The psychoactive drug known as ecstasy can make people feel extra loving toward others, and a study published Thursday suggests it has the same effect on octopuses.
Octopuses are almost entirely antisocial, except when they're mating, and scientists who study them have to house them separately so they don't kill or eat each other. However, octopuses given the drug known as MDMA (or ecstasy, E, Molly or a number of other slang terms) wanted to spend more time close to other octopuses and even hugged them.
"I was absolutely shocked that it had this effect," says Judit Pungor, a neuroscientist at the University of Oregon who studies octopuses but wasn't part of the research team.
The eight-legged invertebrates are separated from humans by more than 500 million years of evolution, Pungor says. Octopuses' closest relatives are creatures like snails and slugs, and their brains have a host of strange structures that evolved on a completely different trajectory from the human path.
"They have this huge complex brain that they've built, that has absolutely no business acting like ours does — but here they show that it does," says Pungor. "The fact that they induced this very sort of gentle, cuddly behavior is really pretty fascinating."
The idea to test the drug's effect in octopuses came from Gul Dolen, a neuroscientist at Johns Hopkins University.
"My lab has been studying MDMA for a long time, she says, "and we have worked out a lot of neural mechanisms that enable MDMA to have these really, really profound pro-social effects."
It turns out that octopuses and people have almost identical genes for a protein that binds the signaling molecule serotonin to brain cells. This protein is also the target of MDMA, so Dolen wondered how the drug would affect this usually unfriendly animal.
"Just because they have the protein," she says, "doesn't mean that when MDMA binds to the protein it's going to do anything like what it does in a human or a mouse."
To find out, she and Eric Edsinger, a colleague working at the Marine Biological Laboratory in Woods Hole, Massachusetts, first had to figure out how to give octopuses ecstasy. They put the hand-sized creatures in a beaker filled with seawater and MDMA, so the octopuses could absorb the drug through their gills.
The researchers started out with high doses of the drug, just to see if it had any effect on octopuses at all.
"They really didn't like it. They looked like they were freaked out," says Dolen. "They were just taking these postures of super hypervigilance. They would sit in the corner of the tank and stare at everything."
But lower doses — the sort a person might take — produced a profound change in behavior.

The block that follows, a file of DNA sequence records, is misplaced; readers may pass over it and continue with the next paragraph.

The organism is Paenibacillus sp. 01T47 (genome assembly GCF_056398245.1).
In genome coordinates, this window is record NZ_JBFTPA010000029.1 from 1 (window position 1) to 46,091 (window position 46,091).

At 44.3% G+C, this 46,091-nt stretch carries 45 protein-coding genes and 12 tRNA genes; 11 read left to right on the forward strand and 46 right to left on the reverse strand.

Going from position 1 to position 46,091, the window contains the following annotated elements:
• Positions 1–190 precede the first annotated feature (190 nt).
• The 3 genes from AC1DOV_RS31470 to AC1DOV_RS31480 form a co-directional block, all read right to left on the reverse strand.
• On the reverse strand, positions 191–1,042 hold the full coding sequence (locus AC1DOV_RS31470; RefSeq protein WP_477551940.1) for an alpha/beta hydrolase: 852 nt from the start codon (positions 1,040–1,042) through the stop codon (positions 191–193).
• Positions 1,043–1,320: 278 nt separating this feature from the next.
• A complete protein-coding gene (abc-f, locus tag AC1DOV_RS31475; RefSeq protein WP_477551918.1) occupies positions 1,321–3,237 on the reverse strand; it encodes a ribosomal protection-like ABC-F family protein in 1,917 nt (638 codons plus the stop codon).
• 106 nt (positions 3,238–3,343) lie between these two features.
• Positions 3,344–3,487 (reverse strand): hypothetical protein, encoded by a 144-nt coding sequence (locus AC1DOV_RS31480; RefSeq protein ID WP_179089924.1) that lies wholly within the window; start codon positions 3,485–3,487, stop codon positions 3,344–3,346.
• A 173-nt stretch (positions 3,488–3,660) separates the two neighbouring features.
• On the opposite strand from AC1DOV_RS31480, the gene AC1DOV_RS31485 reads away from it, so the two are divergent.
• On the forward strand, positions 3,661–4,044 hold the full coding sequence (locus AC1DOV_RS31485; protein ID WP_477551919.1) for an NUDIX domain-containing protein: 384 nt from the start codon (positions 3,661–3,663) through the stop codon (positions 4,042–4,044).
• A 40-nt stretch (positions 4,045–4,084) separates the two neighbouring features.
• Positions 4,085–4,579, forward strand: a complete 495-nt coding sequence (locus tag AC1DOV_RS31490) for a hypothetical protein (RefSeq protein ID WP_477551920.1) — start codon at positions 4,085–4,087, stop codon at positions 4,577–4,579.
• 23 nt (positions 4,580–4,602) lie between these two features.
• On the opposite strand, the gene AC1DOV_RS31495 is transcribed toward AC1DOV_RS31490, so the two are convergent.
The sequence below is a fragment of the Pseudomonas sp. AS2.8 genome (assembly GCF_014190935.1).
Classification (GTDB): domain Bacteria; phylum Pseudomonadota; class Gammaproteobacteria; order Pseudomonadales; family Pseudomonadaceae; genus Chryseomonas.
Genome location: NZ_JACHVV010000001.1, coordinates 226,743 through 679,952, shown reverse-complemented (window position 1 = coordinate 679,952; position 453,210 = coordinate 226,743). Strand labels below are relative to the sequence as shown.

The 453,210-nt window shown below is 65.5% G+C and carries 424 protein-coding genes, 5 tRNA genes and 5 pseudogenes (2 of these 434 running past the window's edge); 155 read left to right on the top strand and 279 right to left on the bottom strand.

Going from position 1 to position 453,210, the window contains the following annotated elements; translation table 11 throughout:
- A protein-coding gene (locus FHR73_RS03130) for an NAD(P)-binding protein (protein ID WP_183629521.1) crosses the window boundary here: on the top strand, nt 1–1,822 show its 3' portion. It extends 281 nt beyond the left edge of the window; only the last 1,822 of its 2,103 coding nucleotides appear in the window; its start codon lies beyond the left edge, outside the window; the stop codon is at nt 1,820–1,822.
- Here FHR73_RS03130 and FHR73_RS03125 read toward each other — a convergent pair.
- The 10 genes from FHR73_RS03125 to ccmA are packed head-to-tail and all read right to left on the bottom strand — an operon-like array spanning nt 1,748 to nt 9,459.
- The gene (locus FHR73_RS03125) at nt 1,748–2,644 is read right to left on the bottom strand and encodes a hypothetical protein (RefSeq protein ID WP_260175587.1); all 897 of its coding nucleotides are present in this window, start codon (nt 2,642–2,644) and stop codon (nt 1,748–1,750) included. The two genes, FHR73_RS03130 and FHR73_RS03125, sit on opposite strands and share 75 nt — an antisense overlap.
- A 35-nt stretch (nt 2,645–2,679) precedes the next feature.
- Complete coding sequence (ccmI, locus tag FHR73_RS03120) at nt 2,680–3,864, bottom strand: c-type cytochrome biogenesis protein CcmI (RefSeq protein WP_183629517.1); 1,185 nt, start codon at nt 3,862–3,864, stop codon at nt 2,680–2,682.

The researchers knew from previous tests that an octopus would normally stay far, far away from a second octopus that was confined to a small cage inside the first one's tank. But an octopus on MDMA would get up-close and personal with the new neighbor.
"They spent significantly more time in the side of the tank, the chamber, that had the other octopus in it," says Dolen.
What's more, without the drug, any octopus that approached the stranger at all would remain very reserved, perhaps only reaching out one arm to tentatively touch the other animal's cage.
"After MDMA, they were essentially hugging," says Dolen, who explains that the octopuses were "really just much more relaxed in posture, and using a lot more of their body to interact with the other octopus."
To her, the results published in the journal Current Biology show that "serotonin has been encoding social functions for a very, very long time. At least 500 million years ago, it started doing this function."
Zachary Mainen, a neuroscientist at the Champalimaud Centre for the Unknown in Portugal, points out that some research done decades ago showed that giving extra serotonin to lobsters can alter their social behavior.
"Specifically," Mainen explains, "if you give them more serotonin, they become more dominant. A small lobster given serotonin will become a more aggressive, socially dominant lobster."
He says MDMA, which affects the serotonin system, clearly effects the octopuses' social behavior, but it's not clear to him if it's really inducing greater love for another creature.
"Is it really affection? How would we know?" Mainen asks. "It's totally fascinating and super-suggestive, but I am not a hundred percent convinced that this is doing the same thing in octopus and in human."
Still, he thinks it's amazing that this drug has somewhat similar behavioral effects.
"I like the fact that they've shown that a species so alien to us as an octopus has a molecule, a serotonin transporter, which can be affected by a drug which affects us, and that the drug has a somewhat similar effect on the octopus," Mainen says.
"It just shows us how much we don't know and how much there is out there to understand."